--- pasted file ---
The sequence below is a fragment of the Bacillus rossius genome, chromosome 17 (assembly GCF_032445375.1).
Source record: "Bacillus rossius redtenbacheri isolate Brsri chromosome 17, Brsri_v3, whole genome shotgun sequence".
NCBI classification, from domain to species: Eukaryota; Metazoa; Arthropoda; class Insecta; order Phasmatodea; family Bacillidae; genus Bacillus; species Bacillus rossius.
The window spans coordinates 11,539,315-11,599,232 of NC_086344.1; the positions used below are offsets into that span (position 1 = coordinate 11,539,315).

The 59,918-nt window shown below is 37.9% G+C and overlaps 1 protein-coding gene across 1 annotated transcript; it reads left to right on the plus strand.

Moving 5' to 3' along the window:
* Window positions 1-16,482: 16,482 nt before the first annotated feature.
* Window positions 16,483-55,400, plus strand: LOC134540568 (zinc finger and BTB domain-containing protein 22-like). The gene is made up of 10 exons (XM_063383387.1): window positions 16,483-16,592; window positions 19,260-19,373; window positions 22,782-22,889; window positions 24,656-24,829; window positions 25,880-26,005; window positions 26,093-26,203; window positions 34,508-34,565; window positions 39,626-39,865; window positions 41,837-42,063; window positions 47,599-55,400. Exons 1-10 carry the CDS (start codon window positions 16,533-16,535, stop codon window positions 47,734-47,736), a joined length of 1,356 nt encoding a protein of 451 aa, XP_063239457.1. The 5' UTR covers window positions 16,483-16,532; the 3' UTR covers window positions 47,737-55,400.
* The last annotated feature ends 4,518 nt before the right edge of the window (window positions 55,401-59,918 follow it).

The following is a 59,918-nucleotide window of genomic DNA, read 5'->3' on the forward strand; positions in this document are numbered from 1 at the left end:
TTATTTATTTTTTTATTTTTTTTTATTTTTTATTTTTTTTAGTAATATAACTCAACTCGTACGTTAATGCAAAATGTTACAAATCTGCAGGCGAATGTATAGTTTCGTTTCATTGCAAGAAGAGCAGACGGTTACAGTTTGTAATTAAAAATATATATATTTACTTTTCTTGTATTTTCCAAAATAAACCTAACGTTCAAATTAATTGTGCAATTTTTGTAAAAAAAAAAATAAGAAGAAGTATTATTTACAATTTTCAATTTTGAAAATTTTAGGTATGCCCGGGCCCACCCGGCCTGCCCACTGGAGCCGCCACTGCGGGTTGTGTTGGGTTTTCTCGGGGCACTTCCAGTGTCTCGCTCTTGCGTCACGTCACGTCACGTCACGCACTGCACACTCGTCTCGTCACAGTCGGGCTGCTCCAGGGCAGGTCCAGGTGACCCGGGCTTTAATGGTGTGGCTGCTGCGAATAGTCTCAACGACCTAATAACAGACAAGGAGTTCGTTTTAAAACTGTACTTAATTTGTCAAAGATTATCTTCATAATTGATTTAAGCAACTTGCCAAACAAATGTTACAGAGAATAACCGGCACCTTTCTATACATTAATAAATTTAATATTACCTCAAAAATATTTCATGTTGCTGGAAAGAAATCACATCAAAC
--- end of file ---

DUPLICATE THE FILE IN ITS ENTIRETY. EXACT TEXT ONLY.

The sequence below is a fragment of the Bacillus rossius genome, chromosome 17 (assembly GCF_032445375.1).
Source record: "Bacillus rossius redtenbacheri isolate Brsri chromosome 17, Brsri_v3, whole genome shotgun sequence".
NCBI classification, from domain to species: Eukaryota; Metazoa; Arthropoda; class Insecta; order Phasmatodea; family Bacillidae; genus Bacillus; species Bacillus rossius.
The window spans coordinates 11,539,315-11,599,232 of NC_086344.1; the positions used below are offsets into that span (position 1 = coordinate 11,539,315).

The 59,918-nt window shown below is 37.9% G+C and overlaps 1 protein-coding gene across 1 annotated transcript; it reads left to right on the plus strand.

Moving 5' to 3' along the window:
* Window positions 1-16,482: 16,482 nt before the first annotated feature.
* Window positions 16,483-55,400, plus strand: LOC134540568 (zinc finger and BTB domain-containing protein 22-like). The gene is made up of 10 exons (XM_063383387.1): window positions 16,483-16,592; window positions 19,260-19,373; window positions 22,782-22,889; window positions 24,656-24,829; window positions 25,880-26,005; window positions 26,093-26,203; window positions 34,508-34,565; window positions 39,626-39,865; window positions 41,837-42,063; window positions 47,599-55,400. Exons 1-10 carry the CDS (start codon window positions 16,533-16,535, stop codon window positions 47,734-47,736), a joined length of 1,356 nt encoding a protein of 451 aa, XP_063239457.1. The 5' UTR covers window positions 16,483-16,532; the 3' UTR covers window positions 47,737-55,400.
* The last annotated feature ends 4,518 nt before the right edge of the window (window positions 55,401-59,918 follow it).

The following is a 59,918-nucleotide window of genomic DNA, read 5'->3' on the forward strand; positions in this document are numbered from 1 at the left end:
TTATTTATTTTTTTATTTTTTTTTATTTTTTATTTTTTTTAGTAATATAACTCAACTCGTACGTTAATGCAAAATGTTACAAATCTGCAGGCGAATGTATAGTTTCGTTTCATTGCAAGAAGAGCAGACGGTTACAGTTTGTAATTAAAAATATATATATTTACTTTTCTTGTATTTTCCAAAATAAACCTAACGTTCAAATTAATTGTGCAATTTTTGTAAAAAAAAAAATAAGAAGAAGTATTATTTACAATTTTCAATTTTGAAAATTTTAGGTATGCCCGGGCCCACCCGGCCTGCCCACTGGAGCCGCCACTGCGGGTTGTGTTGGGTTTTCTCGGGGCACTTCCAGTGTCTCGCTCTTGCGTCACGTCACGTCACGTCACGCACTGCACACTCGTCTCGTCACAGTCGGGCTGCTCCAGGGCAGGTCCAGGTGACCCGGGCTTTAATGGTGTGGCTGCTGCGAATAGTCTCAACGACCTAATAACAGACAAGGAGTTCGTTTTAAAACTGTACTTAATTTGTCAAAGATTATCTTCATAATTGATTTAAGCAACTTGCCAAACAAATGTTACAGAGAATAACCGGCACCTTTCTATACATTAATAAATTTAATATTACCTCAAAAATATTTCATGTTGCTGGAAAGAAATCACATCAAAC